What is the Process to Split a Retirement Account?

The first step is to prepare the QDRO. As stated above, most attorneys outsource QDRO’s to third party whose sole job is to prepare them. Once the third-party drafts the QDRO, the third-party service will send the QDRO to the Plan Administrator for pre-approval. The pre-approval process is essentially like sending a draft to the Plan Administrator so they can review the QDRO before it is signed by the Court. The Plan Administrator may make changes or recommendations about the language or technicalities of the QDRO or they may pre-approve the QDRO. Pre-approval means that the Plan Administrator (nine times out of ten) will approve the QDRO once it is signed by the Court.

After the pre-approval process has been complete, the third-party service will circulate the QDRO to the attorneys and/or parties in a case. It is then up to the attorneys and parties to obtain signatures and submit the QDRO to the Court.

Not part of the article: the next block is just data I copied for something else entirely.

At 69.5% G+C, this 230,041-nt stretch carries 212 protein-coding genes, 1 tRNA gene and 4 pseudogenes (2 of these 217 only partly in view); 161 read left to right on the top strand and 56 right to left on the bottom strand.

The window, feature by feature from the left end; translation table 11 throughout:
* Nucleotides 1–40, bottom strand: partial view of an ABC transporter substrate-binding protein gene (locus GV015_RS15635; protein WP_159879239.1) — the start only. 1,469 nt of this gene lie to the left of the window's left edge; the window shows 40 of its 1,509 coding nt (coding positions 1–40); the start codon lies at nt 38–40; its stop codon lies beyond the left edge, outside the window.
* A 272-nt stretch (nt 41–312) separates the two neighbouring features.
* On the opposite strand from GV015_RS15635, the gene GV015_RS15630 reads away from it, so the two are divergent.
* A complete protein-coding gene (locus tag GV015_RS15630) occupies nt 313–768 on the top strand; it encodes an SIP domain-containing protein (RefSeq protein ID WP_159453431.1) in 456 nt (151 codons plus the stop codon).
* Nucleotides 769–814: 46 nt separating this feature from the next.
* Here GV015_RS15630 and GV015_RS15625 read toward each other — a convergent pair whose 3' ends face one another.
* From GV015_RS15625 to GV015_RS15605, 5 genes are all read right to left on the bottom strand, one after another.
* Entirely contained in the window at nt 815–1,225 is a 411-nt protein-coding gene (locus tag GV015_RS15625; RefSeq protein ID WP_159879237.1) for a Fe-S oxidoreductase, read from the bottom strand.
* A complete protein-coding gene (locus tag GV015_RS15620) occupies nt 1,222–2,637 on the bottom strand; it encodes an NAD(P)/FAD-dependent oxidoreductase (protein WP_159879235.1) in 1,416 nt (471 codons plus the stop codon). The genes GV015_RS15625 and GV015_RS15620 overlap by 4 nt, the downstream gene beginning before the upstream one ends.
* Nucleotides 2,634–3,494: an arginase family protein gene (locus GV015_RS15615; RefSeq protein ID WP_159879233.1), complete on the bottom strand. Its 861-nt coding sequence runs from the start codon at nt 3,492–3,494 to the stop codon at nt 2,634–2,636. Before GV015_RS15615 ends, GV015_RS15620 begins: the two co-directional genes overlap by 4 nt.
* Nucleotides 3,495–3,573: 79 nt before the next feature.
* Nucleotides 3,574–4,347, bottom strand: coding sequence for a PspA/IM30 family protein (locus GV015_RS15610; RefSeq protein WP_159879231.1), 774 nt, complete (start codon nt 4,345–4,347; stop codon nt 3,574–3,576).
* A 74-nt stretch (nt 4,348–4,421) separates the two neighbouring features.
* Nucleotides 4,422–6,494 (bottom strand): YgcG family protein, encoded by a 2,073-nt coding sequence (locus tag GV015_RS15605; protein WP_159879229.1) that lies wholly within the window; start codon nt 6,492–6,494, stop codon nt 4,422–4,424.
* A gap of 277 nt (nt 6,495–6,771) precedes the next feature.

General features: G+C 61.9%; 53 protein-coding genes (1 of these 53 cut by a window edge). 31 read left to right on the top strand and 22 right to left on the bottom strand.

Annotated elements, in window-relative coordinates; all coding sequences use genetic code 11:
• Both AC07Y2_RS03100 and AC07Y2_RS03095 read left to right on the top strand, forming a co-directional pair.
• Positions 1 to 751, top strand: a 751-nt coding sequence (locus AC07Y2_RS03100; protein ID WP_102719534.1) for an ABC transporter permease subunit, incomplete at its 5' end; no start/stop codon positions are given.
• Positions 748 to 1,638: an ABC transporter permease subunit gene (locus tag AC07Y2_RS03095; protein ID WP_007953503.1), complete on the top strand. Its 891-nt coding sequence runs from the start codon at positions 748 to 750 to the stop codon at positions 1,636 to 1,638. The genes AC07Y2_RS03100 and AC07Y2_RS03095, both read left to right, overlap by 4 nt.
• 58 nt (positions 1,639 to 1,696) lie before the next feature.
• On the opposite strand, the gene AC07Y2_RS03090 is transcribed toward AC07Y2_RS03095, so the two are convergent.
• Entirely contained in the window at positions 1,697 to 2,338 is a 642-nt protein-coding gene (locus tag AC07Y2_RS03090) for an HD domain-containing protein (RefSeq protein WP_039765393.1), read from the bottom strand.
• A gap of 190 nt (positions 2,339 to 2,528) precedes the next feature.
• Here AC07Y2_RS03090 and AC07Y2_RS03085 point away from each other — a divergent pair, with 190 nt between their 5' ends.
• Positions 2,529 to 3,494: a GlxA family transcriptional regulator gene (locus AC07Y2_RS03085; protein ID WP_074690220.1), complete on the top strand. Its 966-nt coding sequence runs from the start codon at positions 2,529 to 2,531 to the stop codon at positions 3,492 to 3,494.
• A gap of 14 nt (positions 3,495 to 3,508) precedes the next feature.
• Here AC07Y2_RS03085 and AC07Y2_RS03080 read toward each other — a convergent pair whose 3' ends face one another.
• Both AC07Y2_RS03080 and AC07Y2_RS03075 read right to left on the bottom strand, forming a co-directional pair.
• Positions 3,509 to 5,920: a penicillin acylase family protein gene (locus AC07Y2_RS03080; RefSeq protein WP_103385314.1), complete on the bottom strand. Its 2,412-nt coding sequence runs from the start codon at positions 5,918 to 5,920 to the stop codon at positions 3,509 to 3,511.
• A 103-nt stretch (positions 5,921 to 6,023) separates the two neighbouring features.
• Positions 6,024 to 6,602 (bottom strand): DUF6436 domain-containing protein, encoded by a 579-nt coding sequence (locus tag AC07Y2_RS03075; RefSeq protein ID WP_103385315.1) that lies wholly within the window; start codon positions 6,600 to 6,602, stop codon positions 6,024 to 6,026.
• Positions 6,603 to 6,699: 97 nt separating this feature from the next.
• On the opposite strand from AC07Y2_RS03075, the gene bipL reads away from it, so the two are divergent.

It is typical for most attorneys to wait to submit the QDRO with the Final Decree of Divorce (the document that officially divorces a couple). Reason being is because thirty days after the Court signs the Final Decree of Divorce, the Court loses plenary power over the case. That means that the Court technically cannot sign any documents in the case or hear any other matters once that thirty-day window has passed. If the window of opportunity is missed, it is okay. A party or attorney can prepare a Petition to Enter the QDRO.